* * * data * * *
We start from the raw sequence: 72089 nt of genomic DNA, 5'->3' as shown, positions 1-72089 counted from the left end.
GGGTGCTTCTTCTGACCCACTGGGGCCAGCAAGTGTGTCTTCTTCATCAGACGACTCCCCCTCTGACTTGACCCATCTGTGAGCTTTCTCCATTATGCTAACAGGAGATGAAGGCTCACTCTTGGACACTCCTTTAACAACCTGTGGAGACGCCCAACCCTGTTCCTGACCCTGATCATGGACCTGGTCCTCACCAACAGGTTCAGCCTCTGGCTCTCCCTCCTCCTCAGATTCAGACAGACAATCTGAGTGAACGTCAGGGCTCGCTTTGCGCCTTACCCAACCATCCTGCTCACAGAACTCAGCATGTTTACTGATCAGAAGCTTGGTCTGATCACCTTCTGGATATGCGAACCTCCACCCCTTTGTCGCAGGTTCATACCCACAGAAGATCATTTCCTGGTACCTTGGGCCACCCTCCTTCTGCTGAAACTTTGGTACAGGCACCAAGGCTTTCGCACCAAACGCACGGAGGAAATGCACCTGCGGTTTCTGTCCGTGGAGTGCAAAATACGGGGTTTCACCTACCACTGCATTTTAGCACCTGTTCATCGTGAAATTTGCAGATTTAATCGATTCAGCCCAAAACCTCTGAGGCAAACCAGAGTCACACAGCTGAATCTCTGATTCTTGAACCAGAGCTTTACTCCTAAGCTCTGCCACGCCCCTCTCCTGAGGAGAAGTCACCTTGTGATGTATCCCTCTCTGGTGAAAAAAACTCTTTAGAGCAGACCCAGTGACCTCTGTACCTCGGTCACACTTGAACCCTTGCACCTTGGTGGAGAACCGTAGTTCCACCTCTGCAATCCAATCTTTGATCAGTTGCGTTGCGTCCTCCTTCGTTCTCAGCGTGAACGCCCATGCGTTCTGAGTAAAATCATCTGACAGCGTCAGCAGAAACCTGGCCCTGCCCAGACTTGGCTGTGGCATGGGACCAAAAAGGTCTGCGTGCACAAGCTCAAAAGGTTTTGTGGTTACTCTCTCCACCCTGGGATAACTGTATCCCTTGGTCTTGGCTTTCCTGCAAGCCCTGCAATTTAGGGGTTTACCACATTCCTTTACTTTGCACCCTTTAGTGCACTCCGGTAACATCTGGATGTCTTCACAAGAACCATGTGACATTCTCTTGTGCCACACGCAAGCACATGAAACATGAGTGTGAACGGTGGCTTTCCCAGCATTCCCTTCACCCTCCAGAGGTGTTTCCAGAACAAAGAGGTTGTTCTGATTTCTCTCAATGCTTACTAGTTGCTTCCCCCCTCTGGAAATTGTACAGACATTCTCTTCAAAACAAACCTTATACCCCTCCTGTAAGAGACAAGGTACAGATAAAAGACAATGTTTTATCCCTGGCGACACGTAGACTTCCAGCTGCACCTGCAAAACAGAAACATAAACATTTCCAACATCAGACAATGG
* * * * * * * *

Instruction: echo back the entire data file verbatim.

We start from the raw sequence: 72089 nt of genomic DNA, 5'->3' as shown, positions 1-72089 counted from the left end.
GGGTGCTTCTTCTGACCCACTGGGGCCAGCAAGTGTGTCTTCTTCATCAGACGACTCCCCCTCTGACTTGACCCATCTGTGAGCTTTCTCCATTATGCTAACAGGAGATGAAGGCTCACTCTTGGACACTCCTTTAACAACCTGTGGAGACGCCCAACCCTGTTCCTGACCCTGATCATGGACCTGGTCCTCACCAACAGGTTCAGCCTCTGGCTCTCCCTCCTCCTCAGATTCAGACAGACAATCTGAGTGAACGTCAGGGCTCGCTTTGCGCCTTACCCAACCATCCTGCTCACAGAACTCAGCATGTTTACTGATCAGAAGCTTGGTCTGATCACCTTCTGGATATGCGAACCTCCACCCCTTTGTCGCAGGTTCATACCCACAGAAGATCATTTCCTGGTACCTTGGGCCACCCTCCTTCTGCTGAAACTTTGGTACAGGCACCAAGGCTTTCGCACCAAACGCACGGAGGAAATGCACCTGCGGTTTCTGTCCGTGGAGTGCAAAATACGGGGTTTCACCTACCACTGCATTTTAGCACCTGTTCATCGTGAAATTTGCAGATTTAATCGATTCAGCCCAAAACCTCTGAGGCAAACCAGAGTCACACAGCTGAATCTCTGATTCTTGAACCAGAGCTTTACTCCTAAGCTCTGCCACGCCCCTCTCCTGAGGAGAAGTCACCTTGTGATGTATCCCTCTCTGGTGAAAAAAACTCTTTAGAGCAGACCCAGTGACCTCTGTACCTCGGTCACACTTGAACCCTTGCACCTTGGTGGAGAACCGTAGTTCCACCTCTGCAATCCAATCTTTGATCAGTTGCGTTGCGTCCTCCTTCGTTCTCAGCGTGAACGCCCATGCGTTCTGAGTAAAATCATCTGACAGCGTCAGCAGAAACCTGGCCCTGCCCAGACTTGGCTGTGGCATGGGACCAAAAAGGTCTGCGTGCACAAGCTCAAAAGGTTTTGTGGTTACTCTCTCCACCCTGGGATAACTGTATCCCTTGGTCTTGGCTTTCCTGCAAGCCCTGCAATTTAGGGGTTTACCACATTCCTTTACTTTGCACCCTTTAGTGCACTCCGGTAACATCTGGATGTCTTCACAAGAACCATGTGACATTCTCTTGTGCCACACGCAAGCACATGAAACATGAGTGTGAACGGTGGCTTTCCCAGCATTCCCTTCACCCTCCAGAGGTGTTTCCAGAACAAAGAGGTTGTTCTGATTTCTCTCAATGCTTACTAGTTGCTTCCCCCCTCTGGAAATTGTACAGACATTCTCTTCAAAACAAACCTTATACCCCTCCTGTAAGAGACAAGGTACAGATAAAAGACAATGTTTTATCCCTGGCGACACGTAGACTTCCAGCTGCACCTGCAAAACAGAAACATAAACATTTCCAACATCAGACAATGG